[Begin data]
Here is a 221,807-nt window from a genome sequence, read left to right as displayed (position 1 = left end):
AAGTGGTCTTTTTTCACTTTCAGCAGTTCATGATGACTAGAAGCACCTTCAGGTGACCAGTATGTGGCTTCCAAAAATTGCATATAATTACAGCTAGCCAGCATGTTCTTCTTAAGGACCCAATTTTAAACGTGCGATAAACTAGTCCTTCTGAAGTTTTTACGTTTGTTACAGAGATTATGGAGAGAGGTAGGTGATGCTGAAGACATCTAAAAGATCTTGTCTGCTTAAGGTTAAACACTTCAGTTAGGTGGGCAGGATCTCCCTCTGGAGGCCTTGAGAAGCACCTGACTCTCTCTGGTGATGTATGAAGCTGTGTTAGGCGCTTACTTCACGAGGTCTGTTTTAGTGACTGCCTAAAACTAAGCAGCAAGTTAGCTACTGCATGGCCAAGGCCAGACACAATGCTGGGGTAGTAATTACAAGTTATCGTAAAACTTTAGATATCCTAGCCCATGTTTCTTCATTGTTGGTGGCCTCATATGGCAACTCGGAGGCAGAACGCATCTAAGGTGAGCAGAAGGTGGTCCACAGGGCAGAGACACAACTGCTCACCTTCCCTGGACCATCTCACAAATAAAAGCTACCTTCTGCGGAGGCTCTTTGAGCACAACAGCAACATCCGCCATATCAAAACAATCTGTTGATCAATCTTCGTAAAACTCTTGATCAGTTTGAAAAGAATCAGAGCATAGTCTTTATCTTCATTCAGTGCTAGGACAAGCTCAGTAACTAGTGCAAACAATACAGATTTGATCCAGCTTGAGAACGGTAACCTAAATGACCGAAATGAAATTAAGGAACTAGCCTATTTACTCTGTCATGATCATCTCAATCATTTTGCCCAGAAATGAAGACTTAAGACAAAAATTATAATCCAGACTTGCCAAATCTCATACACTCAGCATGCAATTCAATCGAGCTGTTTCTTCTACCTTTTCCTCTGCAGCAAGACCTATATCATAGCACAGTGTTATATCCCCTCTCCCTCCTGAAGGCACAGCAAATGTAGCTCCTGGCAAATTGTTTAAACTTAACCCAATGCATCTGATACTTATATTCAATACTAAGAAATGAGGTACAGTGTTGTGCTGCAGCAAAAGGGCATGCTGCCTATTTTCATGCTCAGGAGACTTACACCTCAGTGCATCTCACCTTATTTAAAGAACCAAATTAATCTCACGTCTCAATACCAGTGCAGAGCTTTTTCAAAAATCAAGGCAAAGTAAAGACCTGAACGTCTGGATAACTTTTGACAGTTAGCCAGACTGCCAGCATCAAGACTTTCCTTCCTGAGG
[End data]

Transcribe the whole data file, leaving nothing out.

Here is a 221,807-nt window from a genome sequence, read left to right as displayed (position 1 = left end):
AAGTGGTCTTTTTTCACTTTCAGCAGTTCATGATGACTAGAAGCACCTTCAGGTGACCAGTATGTGGCTTCCAAAAATTGCATATAATTACAGCTAGCCAGCATGTTCTTCTTAAGGACCCAATTTTAAACGTGCGATAAACTAGTCCTTCTGAAGTTTTTACGTTTGTTACAGAGATTATGGAGAGAGGTAGGTGATGCTGAAGACATCTAAAAGATCTTGTCTGCTTAAGGTTAAACACTTCAGTTAGGTGGGCAGGATCTCCCTCTGGAGGCCTTGAGAAGCACCTGACTCTCTCTGGTGATGTATGAAGCTGTGTTAGGCGCTTACTTCACGAGGTCTGTTTTAGTGACTGCCTAAAACTAAGCAGCAAGTTAGCTACTGCATGGCCAAGGCCAGACACAATGCTGGGGTAGTAATTACAAGTTATCGTAAAACTTTAGATATCCTAGCCCATGTTTCTTCATTGTTGGTGGCCTCATATGGCAACTCGGAGGCAGAACGCATCTAAGGTGAGCAGAAGGTGGTCCACAGGGCAGAGACACAACTGCTCACCTTCCCTGGACCATCTCACAAATAAAAGCTACCTTCTGCGGAGGCTCTTTGAGCACAACAGCAACATCCGCCATATCAAAACAATCTGTTGATCAATCTTCGTAAAACTCTTGATCAGTTTGAAAAGAATCAGAGCATAGTCTTTATCTTCATTCAGTGCTAGGACAAGCTCAGTAACTAGTGCAAACAATACAGATTTGATCCAGCTTGAGAACGGTAACCTAAATGACCGAAATGAAATTAAGGAACTAGCCTATTTACTCTGTCATGATCATCTCAATCATTTTGCCCAGAAATGAAGACTTAAGACAAAAATTATAATCCAGACTTGCCAAATCTCATACACTCAGCATGCAATTCAATCGAGCTGTTTCTTCTACCTTTTCCTCTGCAGCAAGACCTATATCATAGCACAGTGTTATATCCCCTCTCCCTCCTGAAGGCACAGCAAATGTAGCTCCTGGCAAATTGTTTAAACTTAACCCAATGCATCTGATACTTATATTCAATACTAAGAAATGAGGTACAGTGTTGTGCTGCAGCAAAAGGGCATGCTGCCTATTTTCATGCTCAGGAGACTTACACCTCAGTGCATCTCACCTTATTTAAAGAACCAAATTAATCTCACGTCTCAATACCAGTGCAGAGCTTTTTCAAAAATCAAGGCAAAGTAAAGACCTGAACGTCTGGATAACTTTTGACAGTTAGCCAGACTGCCAGCATCAAGACTTTCCTTCCTGAGG